Mutations in other genes encoding components of the exocyst complex have been previously reported in individuals with relevant phenotypes (e.g. EXOC8 in a boy with features of Joubert s. or EXOC4 in nephrotic syndrome).
The authors discuss on the essential role of EXOC2 based on model organism studies (e.g. impaired neuronal membrane traffic, failure of neuronal polarization and neuromuscular junction expansion seen in Drosophila Sec5 (EXOC2) null mutants).
Created: 13 Jul 2020, 6:47 p.m.
Mode of inheritance
BIALLELIC, autosomal or pseudoautosomal
Global developmental delay; Intellectual disability; Abnormality of the face; Abnormality of brain morphology
Gene: exoc2 has been classified as Amber List (Moderate Evidence).
gene: EXOC2 was added gene: EXOC2 was added to Intellectual disability. Sources: Literature Mode of inheritance for gene: EXOC2 was set to BIALLELIC, autosomal or pseudoautosomal Publications for gene: EXOC2 were set to 32639540 Phenotypes for gene: EXOC2 were set to Global developmental delay; Intellectual disability; Abnormality of the face; Abnormality of brain morphology Penetrance for gene: EXOC2 were set to Complete Review for gene: EXOC2 was set to AMBER
If promoting or demoting a gene, please provide comments to justify a decision to move it.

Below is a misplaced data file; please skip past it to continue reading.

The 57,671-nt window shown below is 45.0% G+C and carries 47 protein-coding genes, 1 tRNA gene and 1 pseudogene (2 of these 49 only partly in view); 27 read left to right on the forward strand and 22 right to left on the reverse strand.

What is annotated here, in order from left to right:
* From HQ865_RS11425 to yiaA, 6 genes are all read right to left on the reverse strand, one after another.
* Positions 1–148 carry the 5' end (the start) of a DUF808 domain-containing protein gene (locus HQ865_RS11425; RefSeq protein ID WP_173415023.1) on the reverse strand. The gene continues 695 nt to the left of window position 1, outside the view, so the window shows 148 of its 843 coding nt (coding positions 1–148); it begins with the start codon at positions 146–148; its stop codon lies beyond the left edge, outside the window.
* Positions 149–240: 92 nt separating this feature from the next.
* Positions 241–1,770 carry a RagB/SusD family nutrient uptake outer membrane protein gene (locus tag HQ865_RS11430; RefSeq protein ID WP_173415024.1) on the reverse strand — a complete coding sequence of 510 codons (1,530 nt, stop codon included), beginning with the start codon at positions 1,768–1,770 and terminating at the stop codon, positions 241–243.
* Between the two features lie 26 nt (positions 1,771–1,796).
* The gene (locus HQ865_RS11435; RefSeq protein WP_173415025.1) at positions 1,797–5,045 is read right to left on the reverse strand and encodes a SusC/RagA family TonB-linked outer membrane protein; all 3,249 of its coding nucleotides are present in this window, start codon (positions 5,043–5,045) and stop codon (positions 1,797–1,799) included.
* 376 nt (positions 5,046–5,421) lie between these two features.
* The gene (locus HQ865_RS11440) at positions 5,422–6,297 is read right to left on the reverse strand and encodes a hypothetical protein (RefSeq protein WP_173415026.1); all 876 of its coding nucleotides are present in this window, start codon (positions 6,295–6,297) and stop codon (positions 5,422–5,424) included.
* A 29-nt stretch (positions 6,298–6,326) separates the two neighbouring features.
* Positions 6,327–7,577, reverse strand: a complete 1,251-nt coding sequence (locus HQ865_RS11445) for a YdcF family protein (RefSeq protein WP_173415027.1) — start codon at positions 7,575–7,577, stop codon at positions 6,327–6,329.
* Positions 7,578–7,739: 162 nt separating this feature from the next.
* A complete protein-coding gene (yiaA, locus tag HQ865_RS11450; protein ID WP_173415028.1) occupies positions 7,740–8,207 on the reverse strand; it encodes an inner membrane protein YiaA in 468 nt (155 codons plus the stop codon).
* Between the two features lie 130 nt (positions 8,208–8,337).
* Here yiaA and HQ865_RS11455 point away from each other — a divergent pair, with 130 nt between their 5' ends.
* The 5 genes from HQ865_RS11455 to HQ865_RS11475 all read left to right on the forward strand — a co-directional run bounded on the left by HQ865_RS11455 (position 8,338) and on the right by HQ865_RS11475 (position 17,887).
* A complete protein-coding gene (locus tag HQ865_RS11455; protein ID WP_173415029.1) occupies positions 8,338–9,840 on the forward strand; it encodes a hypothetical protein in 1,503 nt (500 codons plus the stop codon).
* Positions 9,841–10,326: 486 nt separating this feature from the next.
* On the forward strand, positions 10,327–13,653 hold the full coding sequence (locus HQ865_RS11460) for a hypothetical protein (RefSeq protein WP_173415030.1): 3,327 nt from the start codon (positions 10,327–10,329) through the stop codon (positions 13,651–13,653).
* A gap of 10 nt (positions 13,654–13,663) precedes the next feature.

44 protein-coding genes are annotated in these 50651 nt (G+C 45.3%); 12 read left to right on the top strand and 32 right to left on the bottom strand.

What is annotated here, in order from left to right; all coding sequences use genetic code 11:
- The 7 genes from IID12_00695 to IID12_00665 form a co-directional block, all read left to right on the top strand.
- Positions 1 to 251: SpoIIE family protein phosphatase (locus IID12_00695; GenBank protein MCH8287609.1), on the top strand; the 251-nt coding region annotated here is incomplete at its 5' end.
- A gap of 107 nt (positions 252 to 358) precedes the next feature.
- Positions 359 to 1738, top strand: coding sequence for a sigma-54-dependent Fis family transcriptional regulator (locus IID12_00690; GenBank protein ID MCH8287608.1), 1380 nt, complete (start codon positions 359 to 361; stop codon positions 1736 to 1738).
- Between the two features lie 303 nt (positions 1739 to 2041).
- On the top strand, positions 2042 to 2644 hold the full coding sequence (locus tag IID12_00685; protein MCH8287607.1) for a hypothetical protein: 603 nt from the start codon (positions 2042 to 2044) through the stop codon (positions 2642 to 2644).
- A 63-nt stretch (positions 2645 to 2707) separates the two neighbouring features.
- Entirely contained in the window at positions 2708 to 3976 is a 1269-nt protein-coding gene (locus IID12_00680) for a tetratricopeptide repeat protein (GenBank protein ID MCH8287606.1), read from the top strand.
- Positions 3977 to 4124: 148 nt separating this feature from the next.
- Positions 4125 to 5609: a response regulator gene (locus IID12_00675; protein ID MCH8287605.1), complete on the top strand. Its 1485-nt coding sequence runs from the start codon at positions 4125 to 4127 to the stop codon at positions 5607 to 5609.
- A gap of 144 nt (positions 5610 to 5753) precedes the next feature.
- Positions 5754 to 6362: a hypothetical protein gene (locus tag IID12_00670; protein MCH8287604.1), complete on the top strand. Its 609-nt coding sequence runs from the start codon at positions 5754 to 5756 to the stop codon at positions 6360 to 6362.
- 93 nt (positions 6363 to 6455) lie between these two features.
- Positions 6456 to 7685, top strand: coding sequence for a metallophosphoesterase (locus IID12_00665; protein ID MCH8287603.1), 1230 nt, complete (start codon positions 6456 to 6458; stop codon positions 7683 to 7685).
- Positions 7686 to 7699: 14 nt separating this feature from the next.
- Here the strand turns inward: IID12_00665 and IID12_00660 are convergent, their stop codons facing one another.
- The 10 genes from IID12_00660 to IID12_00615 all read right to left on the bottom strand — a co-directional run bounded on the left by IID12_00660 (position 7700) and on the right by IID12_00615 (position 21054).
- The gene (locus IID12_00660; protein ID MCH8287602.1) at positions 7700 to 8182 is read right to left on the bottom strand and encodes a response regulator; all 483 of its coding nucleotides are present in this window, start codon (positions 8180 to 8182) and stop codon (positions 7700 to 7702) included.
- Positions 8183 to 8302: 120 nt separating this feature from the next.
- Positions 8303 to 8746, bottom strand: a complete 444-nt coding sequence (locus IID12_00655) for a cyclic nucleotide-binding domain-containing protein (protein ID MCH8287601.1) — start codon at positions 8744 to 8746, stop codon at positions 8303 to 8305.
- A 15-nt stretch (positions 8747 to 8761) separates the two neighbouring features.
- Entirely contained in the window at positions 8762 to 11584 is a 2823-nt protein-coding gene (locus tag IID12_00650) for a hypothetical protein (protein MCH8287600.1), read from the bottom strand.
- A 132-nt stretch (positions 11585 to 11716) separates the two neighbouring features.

Genes included in a Genomics England gene panel for a rare disease category (green list) should fit the criteria A-E outlined below.
These guidelines were developed as a combination of the ClinGen DEFINITIVE evidence for a causal role of the gene in the disease(a), and the Developmental Disorder Genotype-Phenotype (DDG2P) CONFIRMED DD Gene evidence level(b) (please see the original references provided below for full details). These help provide a guideline for expert reviewers when assessing whether a gene should be on the green or the red list of a panel.
A. There are plausible disease-causing mutations(i) within, affecting or encompassing an interpretable functional region(ii) of this gene identified in multiple (>3) unrelated cases/families with the phenotype(iii).
B. There are plausible disease-causing mutations(i) within, affecting or encompassing cis-regulatory elements convincingly affecting the expression of a single gene identified in multiple (>3) unrelated cases/families with the phenotype(iii).